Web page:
She told me she’d had a cancer diagnosis several years ago and explained that she remembered this stage clearly. She told me if I ever wanted to talk, ask questions or just rant about the horrible unfairness of our situation, she’d be there. All of a sudden, I wasn’t alone.
That was the beginning of a beautiful friendship. We both had huge things to deal with in the coming months but we supported each other every day.
Jayne’s cancer treatment meant that starting a much wanted family was going to be tough. We both went through IVF at the same time (I was having eggs retrieved, she was having them implanted). She fell pregnant quickly and those around her rejoiced. Those who knew a little more were also on tenterhooks, awaiting every scan with nervous anticipation. I knew every important date, as she did for me. I’d return home from hospital with messages from her asking how it went and how I felt. I’ve never been as honest with another person. Not that I’m secretive or reserved, I just try to protect those I love from the harshness of the truth. A little sugar coating is sometimes necessary when you see the pain and fear in your family’s eyes.
That’s why my relationship with Jayne is so special. We tell each other the things we would normally hide. Before my mastectomy, she sent me a beautiful gift of a Pandora bracelet with my first charm. I’ve had a new charm for every big stage in my treatment (and one for my engagement).

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I never went to hospital workout my bracelet. It felt like having Jayne there with me

Towards the end of her pregnancy, tradgdey struck and the baby passed away before she could be born. She was named Poppy and she had beautiful long fingers. The funeral took place as I was finishing chemo and was too unwell to travel. I’ve never experienced pain for someone else the way I did then. Grief so raw and physical, it was the worst part of my entire treatment. We were both supposed to have our happy ending but life, as it tends to, has other plans.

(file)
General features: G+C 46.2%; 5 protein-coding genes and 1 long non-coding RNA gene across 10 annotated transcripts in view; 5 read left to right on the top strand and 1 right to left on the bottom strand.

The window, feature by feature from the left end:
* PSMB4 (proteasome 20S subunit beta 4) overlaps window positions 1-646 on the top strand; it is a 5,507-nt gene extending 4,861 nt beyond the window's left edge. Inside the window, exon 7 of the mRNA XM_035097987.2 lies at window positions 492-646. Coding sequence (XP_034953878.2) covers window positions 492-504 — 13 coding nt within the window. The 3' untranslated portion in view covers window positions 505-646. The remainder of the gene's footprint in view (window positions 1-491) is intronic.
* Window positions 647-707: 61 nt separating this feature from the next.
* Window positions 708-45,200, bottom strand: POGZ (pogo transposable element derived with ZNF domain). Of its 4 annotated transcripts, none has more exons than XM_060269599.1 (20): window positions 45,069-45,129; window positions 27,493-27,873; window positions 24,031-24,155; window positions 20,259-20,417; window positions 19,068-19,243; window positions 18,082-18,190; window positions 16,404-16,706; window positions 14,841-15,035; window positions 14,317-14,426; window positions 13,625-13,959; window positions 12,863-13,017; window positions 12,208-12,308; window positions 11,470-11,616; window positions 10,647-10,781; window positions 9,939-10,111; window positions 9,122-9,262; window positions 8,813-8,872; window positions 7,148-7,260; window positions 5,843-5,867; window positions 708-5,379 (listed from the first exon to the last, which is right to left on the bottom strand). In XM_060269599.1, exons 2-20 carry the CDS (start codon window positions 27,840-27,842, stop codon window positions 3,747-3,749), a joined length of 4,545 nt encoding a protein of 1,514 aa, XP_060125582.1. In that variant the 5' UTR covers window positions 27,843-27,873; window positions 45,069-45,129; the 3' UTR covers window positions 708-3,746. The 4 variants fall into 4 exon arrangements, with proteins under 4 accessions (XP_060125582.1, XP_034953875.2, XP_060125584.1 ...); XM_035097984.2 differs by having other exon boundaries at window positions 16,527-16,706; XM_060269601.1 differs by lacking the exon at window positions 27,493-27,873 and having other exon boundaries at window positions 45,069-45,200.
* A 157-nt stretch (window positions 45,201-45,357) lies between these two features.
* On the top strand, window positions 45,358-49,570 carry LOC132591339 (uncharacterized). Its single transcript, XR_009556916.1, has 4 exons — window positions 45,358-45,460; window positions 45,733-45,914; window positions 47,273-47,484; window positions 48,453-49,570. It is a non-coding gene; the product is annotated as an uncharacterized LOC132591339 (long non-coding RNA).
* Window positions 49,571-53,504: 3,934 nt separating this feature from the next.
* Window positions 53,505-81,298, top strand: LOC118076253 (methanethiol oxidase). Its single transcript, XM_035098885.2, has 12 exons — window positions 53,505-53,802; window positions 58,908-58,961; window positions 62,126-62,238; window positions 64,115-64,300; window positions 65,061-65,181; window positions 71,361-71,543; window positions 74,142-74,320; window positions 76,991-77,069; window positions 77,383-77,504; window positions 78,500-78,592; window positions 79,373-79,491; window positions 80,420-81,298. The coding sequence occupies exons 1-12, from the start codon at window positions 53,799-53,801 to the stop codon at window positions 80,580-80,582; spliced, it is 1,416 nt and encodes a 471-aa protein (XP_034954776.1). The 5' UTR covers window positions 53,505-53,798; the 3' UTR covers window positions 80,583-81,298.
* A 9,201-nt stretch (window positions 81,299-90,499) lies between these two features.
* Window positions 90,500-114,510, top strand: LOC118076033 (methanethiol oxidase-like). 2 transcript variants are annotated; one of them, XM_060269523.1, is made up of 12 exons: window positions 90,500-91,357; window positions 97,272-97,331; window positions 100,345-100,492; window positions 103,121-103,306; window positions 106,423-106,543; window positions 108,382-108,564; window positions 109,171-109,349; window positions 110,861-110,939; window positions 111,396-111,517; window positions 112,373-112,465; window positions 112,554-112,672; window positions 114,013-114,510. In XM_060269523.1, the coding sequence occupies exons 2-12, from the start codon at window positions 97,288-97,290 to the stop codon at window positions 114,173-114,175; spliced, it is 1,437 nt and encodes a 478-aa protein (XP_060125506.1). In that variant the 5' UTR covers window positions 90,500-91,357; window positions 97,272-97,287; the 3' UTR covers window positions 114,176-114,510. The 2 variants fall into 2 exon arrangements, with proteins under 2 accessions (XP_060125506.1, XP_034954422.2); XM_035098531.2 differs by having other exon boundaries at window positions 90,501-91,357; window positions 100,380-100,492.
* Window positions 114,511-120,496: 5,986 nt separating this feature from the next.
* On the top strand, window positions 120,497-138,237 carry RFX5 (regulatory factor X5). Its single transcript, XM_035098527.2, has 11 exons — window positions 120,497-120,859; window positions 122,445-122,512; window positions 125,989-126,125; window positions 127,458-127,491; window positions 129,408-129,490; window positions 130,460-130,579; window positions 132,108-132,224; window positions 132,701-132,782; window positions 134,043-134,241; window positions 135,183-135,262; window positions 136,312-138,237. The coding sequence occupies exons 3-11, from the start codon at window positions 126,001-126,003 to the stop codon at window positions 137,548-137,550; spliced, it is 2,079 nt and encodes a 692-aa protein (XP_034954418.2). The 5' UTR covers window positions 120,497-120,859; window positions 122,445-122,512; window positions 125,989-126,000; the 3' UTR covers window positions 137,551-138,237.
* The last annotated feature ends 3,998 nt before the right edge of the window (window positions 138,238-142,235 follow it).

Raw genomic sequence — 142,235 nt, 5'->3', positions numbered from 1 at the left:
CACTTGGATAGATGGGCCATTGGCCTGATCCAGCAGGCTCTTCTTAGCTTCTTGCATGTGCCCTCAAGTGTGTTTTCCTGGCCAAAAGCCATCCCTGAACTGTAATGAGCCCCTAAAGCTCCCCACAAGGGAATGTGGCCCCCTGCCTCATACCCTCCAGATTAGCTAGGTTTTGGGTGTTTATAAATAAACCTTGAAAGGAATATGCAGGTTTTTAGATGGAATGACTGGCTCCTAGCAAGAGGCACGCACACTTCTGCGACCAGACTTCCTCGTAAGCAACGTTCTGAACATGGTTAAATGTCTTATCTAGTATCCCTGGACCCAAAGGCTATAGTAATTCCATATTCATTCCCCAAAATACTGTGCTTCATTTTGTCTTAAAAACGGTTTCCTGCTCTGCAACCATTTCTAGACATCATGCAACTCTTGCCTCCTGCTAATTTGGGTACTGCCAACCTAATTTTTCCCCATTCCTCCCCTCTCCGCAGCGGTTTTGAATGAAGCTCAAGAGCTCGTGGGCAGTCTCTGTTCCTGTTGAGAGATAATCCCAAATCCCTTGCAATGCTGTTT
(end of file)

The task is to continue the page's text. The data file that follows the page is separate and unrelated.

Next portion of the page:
I hope I helped her one some way during that time but I was a fish out of water. I was so far away, and all I wanted to do was hug her and cry with her.
Time passed, my treatment ended and I was ‘released’ back into the real world. Steph and I took a trip down to London and Jayne and Steven met us there. We had an absolutely brilliant day and had a chance to catch up on all the hugs, tears and laughter we’d wanted to share with each other for so long.

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A very happy reunion

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Steven & Jayne

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Steph & I

Shortly after our trip, Jayne fell pregnant again and we all felt very mixed in our emotions. I wanted to be happy for her but all I felt was fear. I was terrified of how she would cope if anything went wrong. She, as always, was an absolute trooper and I’m delighted to say that she had a healthy, happy, perfect baby boy who they named William.

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William: the most gorgeous baby on the land

William has given me hope. Good things do occasionally happen to good people and I can’t think of two people who deserve it more than Jayne and Steven.
And to end this blog on even more of a delightfully happy note,
they’ve asked me to be William’s God Mother. I’m over the moon. This little guy is going to grow up to be so strong, courageous, helpful and positive. Just like his wonderful Mum. Xx

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A beautiful family photo

The tribute

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Losing someone you love is indescribable. The pain is physical as well as emotional. I lost someone recently.

Her battle with secondary breast cancer was a quick one. After a pretty nasty infection and a stay in hospital, she was moved to the hospice to recover enough to go home. I saw her there on the Friday and she looked great. We made plans for fun things to do once she ‘got out’ and made our usual inappropriate jokes that would have us giggling like teenagers. We ate our way through a bag of M&S goodies and generally caught up on all the goings on of our lives.
Before I knew it, I realised I’d been there for 3 hours and decided I had better go and let her rest. We made plans for my next visit, I hugged her, kissed her head, told her “love you” and headed home. I felt relieved that she looked so happy and well. All the worry and fear I’d felt over the past few weeks while she’d been in hospital started to dissipate.
A few days later, her health started to deteriorate and on the Wednesday I received the devastating message that she had passed away.